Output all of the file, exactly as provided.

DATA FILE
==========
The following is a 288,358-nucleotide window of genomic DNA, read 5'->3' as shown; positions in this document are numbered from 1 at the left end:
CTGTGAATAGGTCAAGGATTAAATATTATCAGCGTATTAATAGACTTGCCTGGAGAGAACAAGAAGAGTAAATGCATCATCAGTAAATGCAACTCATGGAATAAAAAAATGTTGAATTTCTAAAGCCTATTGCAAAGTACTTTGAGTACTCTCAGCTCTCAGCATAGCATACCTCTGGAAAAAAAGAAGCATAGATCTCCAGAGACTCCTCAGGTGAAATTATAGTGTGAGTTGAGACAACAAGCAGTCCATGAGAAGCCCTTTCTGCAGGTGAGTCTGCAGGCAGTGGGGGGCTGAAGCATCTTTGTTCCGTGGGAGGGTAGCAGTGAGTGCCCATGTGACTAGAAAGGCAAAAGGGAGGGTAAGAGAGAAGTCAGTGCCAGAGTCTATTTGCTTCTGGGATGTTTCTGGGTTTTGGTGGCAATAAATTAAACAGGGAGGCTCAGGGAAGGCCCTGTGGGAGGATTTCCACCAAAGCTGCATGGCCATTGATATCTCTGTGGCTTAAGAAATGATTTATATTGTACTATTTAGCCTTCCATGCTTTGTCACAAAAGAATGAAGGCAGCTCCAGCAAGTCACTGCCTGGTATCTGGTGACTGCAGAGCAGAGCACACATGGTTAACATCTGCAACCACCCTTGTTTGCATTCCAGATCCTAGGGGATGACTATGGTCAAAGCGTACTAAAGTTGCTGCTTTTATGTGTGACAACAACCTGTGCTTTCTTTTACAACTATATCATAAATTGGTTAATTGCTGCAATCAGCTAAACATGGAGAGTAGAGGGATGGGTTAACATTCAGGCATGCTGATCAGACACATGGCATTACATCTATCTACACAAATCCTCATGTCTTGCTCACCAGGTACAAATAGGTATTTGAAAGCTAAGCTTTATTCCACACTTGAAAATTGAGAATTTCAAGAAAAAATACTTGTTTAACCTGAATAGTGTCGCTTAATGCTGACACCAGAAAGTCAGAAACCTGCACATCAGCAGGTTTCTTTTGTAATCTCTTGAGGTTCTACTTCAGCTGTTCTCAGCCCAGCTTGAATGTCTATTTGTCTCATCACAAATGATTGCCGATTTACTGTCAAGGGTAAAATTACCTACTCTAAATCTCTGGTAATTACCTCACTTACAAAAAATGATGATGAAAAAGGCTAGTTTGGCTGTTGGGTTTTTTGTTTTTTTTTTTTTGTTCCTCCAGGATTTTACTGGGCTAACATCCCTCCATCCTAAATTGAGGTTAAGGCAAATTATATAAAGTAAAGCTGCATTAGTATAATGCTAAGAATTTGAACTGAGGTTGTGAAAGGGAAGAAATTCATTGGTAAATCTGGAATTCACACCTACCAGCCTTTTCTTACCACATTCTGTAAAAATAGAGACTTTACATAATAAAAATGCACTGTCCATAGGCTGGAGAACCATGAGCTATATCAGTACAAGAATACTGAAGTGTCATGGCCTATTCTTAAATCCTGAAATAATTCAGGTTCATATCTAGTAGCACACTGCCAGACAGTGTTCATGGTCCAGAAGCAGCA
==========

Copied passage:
The following is a 288,358-nucleotide window of genomic DNA, read 5'->3' as shown; positions in this document are numbered from 1 at the left end:
CTGTGAATAGGTCAAGGATTAAATATTATCAGCGTATTAATAGACTTGCCTGGAGAGAACAAGAAGAGTAAATGCATCATCAGTAAATGCAACTCATGGAATAAAAAAATGTTGAATTTCTAAAGCCTATTGCAAAGTACTTTGAGTACTCTCAGCTCTCAGCATAGCATACCTCTGGAAAAAAAGAAGCATAGATCTCCAGAGACTCCTCAGGTGAAATTATAGTGTGAGTTGAGACAACAAGCAGTCCATGAGAAGCCCTTTCTGCAGGTGAGTCTGCAGGCAGTGGGGGGCTGAAGCATCTTTGTTCCGTGGGAGGGTAGCAGTGAGTGCCCATGTGACTAGAAAGGCAAAAGGGAGGGTAAGAGAGAAGTCAGTGCCAGAGTCTATTTGCTTCTGGGATGTTTCTGGGTTTTGGTGGCAATAAATTAAACAGGGAGGCTCAGGGAAGGCCCTGTGGGAGGATTTCCACCAAAGCTGCATGGCCATTGATATCTCTGTGGCTTAAGAAATGATTTATATTGTACTATTTAGCCTTCCATGCTTTGTCACAAAAGAATGAAGGCAGCTCCAGCAAGTCACTGCCTGGTATCTGGTGACTGCAGAGCAGAGCACACATGGTTAACATCTGCAACCACCCTTGTTTGCATTCCAGATCCTAGGGGATGACTATGGTCAAAGCGTACTAAAGTTGCTGCTTTTATGTGTGACAACAACCTGTGCTTTCTTTTACAACTATATCATAAATTGGTTAATTGCTGCAATCAGCTAAACATGGAGAGTAGAGGGATGGGTTAACATTCAGGCATGCTGATCAGACACATGGCATTACATCTATCTACACAAATCCTCATGTCTTGCTCACCAGGTACAAATAGGTATTTGAAAGCTAAGCTTTATTCCACACTTGAAAATTGAGAATTTCAAGAAAAAATACTTGTTTAACCTGAATAGTGTCGCTTAATGCTGACACCAGAAAGTCAGAAACCTGCACATCAGCAGGTTTCTTTTGTAATCTCTTGAGGTTCTACTTCAGCTGTTCTCAGCCCAGCTTGAATGTCTATTTGTCTCATCACAAATGATTGCCGATTTACTGTCAAGGGTAAAATTACCTACTCTAAATCTCTGGTAATTACCTCACTTACAAAAAATGATGATGAAAAAGGCTAGTTTGGCTGTTGGGTTTTTTGTTTTTTTTTTTTTGTTCCTCCAGGATTTTACTGGGCTAACATCCCTCCATCCTAAATTGAGGTTAAGGCAAATTATATAAAGTAAAGCTGCATTAGTATAATGCTAAGAATTTGAACTGAGGTTGTGAAAGGGAAGAAATTCATTGGTAAATCTGGAATTCACACCTACCAGCCTTTTCTTACCACATTCTGTAAAAATAGAGACTTTACATAATAAAAATGCACTGTCCATAGGCTGGAGAACCATGAGCTATATCAGTACAAGAATACTGAAGTGTCATGGCCTATTCTTAAATCCTGAAATAATTCAGGTTCATATCTAGTAGCACACTGCCAGACAGTGTTCATGGTCCAGAAGCAGCA